Asia-Pacific countries need to empower local governments and community groups to deliver against the sustainable development goals in an inclusive, participatory and integrated fashion. It has been estimated that 65% of the total SDG targets need to be delivered by local authorities and actors, but this is not matched with requisite decision-making authority. Effective decentralization including for taxation and expenditures ensures that local governments have the appropriate responsibility, authority and capacity to take action.

  1. Build an inclusive social protection floor

Increased public spending from the low levels in Asia Pacific (3.7% GDP) to match the global average in the area of education, health and social protection could lift over 350 million out of moderate or extreme poverty by 2030. An inclusive social protection floor is important to achieve the SDGs in the context of fast ageing population in many developing countries in Asia and the Pacific where social protection systems remain fragmented and under invested. Two converging accelerators have emerged, including (i) enhancing public spending on social protection at the national level, with a focus on the most vulnerable groups and (ii) sharing good practices and building necessary regional modalities and frameworks for advancing cooperation on social protection.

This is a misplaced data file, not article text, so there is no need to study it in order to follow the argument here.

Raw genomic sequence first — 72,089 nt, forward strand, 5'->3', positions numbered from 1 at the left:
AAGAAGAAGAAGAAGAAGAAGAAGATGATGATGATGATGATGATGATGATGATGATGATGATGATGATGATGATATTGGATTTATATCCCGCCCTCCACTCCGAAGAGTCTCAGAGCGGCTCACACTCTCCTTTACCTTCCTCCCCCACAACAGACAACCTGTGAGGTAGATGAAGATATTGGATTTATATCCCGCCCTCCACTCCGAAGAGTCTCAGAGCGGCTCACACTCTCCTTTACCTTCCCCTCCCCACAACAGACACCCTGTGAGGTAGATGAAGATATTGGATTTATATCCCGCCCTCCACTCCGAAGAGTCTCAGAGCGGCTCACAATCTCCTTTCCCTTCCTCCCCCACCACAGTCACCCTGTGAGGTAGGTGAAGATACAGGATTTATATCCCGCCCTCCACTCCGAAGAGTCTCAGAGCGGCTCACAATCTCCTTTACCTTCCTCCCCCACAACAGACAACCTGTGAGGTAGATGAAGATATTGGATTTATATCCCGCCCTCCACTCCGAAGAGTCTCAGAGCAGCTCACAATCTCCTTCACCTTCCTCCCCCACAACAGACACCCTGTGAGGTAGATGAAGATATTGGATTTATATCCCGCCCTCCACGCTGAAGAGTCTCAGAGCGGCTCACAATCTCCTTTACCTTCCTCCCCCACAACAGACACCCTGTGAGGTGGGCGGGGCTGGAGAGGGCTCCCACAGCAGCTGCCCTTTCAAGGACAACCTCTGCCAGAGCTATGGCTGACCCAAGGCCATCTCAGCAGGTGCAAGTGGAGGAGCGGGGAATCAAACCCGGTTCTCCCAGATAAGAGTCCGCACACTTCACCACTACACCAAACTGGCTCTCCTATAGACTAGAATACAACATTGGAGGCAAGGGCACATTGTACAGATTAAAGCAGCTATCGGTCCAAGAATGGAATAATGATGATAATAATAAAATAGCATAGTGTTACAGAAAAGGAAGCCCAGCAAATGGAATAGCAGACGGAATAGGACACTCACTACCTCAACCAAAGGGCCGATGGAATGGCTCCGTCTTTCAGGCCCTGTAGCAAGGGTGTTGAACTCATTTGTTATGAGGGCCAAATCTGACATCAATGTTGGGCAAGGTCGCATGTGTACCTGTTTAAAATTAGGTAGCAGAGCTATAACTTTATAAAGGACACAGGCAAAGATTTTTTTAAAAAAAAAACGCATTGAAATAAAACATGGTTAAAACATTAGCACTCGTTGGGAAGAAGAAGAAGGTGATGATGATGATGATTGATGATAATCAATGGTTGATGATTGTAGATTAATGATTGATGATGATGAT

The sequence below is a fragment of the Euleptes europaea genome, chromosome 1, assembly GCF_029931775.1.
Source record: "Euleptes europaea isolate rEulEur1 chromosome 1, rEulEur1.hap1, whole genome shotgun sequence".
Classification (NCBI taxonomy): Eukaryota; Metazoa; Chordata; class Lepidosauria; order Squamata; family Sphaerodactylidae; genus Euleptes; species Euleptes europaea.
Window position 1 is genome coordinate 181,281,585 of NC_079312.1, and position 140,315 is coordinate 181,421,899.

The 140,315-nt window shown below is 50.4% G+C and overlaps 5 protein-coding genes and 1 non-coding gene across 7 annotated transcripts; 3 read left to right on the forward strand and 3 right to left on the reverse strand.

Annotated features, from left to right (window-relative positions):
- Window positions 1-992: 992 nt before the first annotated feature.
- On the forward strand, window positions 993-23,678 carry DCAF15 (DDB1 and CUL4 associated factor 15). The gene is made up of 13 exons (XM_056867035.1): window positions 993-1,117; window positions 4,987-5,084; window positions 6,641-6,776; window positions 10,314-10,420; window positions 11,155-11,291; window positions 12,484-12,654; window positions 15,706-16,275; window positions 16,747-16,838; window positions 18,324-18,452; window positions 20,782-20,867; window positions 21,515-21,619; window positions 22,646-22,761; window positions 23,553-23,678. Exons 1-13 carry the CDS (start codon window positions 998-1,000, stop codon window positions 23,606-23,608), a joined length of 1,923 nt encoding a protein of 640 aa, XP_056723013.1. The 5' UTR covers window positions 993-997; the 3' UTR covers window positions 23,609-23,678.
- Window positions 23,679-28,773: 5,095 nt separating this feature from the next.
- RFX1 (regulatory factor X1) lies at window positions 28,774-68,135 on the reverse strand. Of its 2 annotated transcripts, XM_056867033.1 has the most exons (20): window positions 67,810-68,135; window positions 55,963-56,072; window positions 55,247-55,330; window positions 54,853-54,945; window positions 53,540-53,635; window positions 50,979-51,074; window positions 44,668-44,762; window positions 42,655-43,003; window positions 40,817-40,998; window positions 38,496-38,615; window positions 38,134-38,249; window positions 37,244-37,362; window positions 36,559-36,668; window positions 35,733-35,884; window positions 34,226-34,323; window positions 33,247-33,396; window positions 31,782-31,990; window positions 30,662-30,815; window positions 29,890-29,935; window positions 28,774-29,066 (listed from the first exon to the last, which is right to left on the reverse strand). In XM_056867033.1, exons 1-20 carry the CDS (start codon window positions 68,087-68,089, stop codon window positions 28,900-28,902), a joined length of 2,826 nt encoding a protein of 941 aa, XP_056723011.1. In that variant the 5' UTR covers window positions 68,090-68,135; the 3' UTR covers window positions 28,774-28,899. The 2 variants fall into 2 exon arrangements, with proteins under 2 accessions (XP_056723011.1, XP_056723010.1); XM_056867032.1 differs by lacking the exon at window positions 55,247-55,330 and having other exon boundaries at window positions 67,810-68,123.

10. Please suggest one or two endeavours or initiatives that the UN system organizations could undertake together to support the implementation of the SDGs between now and 2030.

The United Nations reform process has given the UN system organizations an opportunity to sharpen its coordinated actions in order to support countries to accelerate their pace on the path to sustainable development. In identifying priority actions, the UN Development System in Asia and the Pacific has come together to review the regional SDG progress assessment, which serves as a basis for identifying priority areas where there are regional and national connections and where expertise of various UN entities exist. At the same time, the UN Development System in Asia and the Pacific has also been looking at ways in which the regional expertise and resources can be better channeled to the national level and complement national efforts.

Examples include: